Basilio Gusman, One of the ‘Plantados’ in Cuban Prisons, Dies

Basillo Guzmán was originally from Campo Florido, Havana (Capture)

14ymedio bigger14ymedio, Havana, 13 April 2022 — Former Cuban political prisoner Basilio Guzmán Marrero, who spent 22 years confined to the Island regime’s prisons, died on Wednesday, in Virginia, United States, the country where he has lived for many years, as dissident Frank Calzón confirmed to 14ymedio.

Guzmán was originally from Campo Florido, Havana, and “joined the struggle against Fulgencio Batista’s regime, suffering persecution,” recounted the International Committee of Former Cuban Political Prisoners while lamenting the opponent’s death.

“Years later, following the rise to power of the ill-named Castrista Revolution he returned to the struggle in search of the freedom that was being snatched from the Cuban people,” added the Committee, which also highlighted that Guzmán was tried in the 1960s [and sentenced] to 30 years in prison, “of which he served 22, the majority of that time wearing only underwear.”

The former prisoner became known not only for his confinement in prison, but also for the positions he took while behind bars. According to Calzón, Guzmán was a man who, from the beginning, very clearly drew a kind of red line as a Cuban political prisoner.

He was known for his intransigence for not wearing the uniform of a [common] prisoner, one of the characteristics of those known as plantados* in Cuba, and Guzmán was especially known as a “key and very heroic figure for his confrontations against Castroism within the prison system,” added Calzón.

In the United States, he maintained his profile as an opponent of the Island’s regime. “Basilio was Alpha 66’s representative in Washington, D.C., where he lived. We offer his family our most heartfelt condolences,” concluded the Committee’s statement.

Basilio Guzmán Marrero was one of the signatories of a letter sent, in April, to US President Joe Biden and signed by more than two hundred intellectuals, artists, writers and Cuban-American leaders asking the president to condition his policies toward Cuba on a “general amnesty for all political prisoners” on the Island.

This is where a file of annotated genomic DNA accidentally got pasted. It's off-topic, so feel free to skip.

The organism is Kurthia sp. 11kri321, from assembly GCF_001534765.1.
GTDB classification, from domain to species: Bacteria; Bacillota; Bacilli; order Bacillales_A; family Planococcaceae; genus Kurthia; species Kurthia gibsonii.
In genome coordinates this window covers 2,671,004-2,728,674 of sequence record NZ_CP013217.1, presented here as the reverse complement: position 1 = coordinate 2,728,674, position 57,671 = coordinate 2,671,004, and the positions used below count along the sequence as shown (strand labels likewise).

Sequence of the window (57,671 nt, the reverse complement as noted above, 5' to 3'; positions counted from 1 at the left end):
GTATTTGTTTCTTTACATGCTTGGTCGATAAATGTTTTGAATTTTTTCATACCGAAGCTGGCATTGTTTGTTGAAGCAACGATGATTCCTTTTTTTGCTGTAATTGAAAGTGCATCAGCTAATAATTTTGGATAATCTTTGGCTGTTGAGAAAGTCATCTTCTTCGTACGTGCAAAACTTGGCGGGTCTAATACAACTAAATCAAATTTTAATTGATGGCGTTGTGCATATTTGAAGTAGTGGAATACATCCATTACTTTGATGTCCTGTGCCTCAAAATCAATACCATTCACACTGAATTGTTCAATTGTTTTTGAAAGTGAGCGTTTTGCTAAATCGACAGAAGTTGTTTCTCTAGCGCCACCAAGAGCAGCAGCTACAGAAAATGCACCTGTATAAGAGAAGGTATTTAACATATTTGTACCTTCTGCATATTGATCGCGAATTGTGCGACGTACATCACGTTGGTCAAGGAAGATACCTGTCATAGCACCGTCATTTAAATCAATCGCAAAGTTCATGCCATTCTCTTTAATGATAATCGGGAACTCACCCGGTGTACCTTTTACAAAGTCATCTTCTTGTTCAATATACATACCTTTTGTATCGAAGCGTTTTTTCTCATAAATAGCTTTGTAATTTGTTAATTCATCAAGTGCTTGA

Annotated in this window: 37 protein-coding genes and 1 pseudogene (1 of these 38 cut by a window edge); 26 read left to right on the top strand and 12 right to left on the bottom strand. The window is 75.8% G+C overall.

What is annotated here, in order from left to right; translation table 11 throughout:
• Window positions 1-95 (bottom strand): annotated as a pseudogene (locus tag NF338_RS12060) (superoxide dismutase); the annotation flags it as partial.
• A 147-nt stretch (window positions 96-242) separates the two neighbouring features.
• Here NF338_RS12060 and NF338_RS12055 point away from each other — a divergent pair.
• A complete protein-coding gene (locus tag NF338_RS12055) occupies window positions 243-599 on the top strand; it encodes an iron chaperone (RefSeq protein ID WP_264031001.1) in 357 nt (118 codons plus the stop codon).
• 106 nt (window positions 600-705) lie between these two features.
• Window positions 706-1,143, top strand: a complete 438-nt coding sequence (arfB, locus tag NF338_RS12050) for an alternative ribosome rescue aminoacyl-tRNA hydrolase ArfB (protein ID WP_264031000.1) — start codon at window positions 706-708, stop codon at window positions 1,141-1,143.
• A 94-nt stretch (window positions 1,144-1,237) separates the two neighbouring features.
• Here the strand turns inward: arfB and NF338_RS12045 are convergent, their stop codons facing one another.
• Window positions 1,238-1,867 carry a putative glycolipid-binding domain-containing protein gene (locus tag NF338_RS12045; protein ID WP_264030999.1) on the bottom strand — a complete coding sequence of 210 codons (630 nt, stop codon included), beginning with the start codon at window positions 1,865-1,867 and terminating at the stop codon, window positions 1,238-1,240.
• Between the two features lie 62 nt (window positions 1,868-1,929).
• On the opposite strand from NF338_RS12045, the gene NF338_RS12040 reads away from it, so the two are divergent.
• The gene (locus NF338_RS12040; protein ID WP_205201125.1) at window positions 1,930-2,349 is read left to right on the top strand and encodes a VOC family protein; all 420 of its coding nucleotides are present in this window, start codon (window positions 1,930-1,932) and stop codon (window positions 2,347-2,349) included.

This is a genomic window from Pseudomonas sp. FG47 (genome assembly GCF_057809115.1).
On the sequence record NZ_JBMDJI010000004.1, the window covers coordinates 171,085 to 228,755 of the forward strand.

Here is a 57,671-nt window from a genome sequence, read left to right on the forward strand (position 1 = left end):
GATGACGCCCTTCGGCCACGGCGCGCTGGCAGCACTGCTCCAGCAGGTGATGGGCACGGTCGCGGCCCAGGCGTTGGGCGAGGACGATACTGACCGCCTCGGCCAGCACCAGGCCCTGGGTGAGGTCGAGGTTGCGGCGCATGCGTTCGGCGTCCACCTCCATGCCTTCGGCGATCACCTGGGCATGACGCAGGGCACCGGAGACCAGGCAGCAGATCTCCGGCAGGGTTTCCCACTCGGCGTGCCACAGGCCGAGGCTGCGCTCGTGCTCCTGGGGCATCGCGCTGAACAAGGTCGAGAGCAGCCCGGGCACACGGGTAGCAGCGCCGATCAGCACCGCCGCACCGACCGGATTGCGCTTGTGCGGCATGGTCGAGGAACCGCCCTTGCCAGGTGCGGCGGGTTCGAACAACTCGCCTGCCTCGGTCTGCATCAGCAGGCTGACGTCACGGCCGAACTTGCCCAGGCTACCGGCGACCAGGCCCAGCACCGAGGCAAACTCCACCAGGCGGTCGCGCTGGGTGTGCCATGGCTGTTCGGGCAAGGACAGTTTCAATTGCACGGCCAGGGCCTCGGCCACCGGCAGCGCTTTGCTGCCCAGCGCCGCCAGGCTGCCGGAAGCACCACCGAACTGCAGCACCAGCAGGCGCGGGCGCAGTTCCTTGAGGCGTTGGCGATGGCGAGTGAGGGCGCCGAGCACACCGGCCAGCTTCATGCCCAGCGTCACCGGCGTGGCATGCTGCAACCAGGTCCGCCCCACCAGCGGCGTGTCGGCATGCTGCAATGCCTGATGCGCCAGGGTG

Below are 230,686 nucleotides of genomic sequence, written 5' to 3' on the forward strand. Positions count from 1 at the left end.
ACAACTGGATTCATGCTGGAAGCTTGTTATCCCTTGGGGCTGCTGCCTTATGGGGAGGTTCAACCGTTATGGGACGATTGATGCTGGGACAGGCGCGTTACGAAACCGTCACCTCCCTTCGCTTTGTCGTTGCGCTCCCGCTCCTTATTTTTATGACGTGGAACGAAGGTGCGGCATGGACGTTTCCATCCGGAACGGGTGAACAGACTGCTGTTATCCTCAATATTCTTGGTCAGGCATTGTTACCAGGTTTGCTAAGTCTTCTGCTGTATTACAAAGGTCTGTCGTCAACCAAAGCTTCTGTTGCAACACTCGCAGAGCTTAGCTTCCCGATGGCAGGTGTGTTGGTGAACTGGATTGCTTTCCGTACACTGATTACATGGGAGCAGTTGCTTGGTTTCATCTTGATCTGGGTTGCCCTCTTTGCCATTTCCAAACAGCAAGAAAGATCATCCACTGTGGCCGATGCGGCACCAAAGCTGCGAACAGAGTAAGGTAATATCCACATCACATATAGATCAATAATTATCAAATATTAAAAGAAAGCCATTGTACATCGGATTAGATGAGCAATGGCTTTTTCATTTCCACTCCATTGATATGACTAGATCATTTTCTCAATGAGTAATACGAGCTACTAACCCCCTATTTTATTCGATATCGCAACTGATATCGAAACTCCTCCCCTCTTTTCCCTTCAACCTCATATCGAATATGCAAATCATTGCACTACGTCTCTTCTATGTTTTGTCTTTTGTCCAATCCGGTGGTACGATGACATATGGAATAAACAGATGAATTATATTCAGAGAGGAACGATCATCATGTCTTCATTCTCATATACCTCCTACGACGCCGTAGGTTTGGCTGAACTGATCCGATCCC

“A good man has died, a great patriot,” who “knew Castro-Communism’s hate very well,” wrote Julio M. Shiling, director of The Cuban American Voice, on his social networks. “Nothing, however, separated him from his own balance, peace, and light.”

“Thank you, friend, for your example and dignity! From another dimension, Cuba will continue to count on you. Our most heartfelt condolences to his family, friends and the entire Cuban political prisoner community,” added the writer and political scientist on his post.

When the International Committee of Former Cuban Political Prisoners announced Guzmán’s death on their social media, they also lamented the passing on Wednesday of dissident Evelio Díaz López in Los Angeles, California.

The Committee said Díaz was a member of a farming family from Matanzas where he “became known for the support he provided to the guerillas of Benito Campos and Agapito Rivera” and his “participation in the struggle against Castroism.”

*Translator’s note: “Plantado’ — literally ’planted’ — is a term with a long history in Cuba and is used to describe a political prisoner who refuses to cooperate in any way with their incarceration.

Translated by: Silvia Suárez


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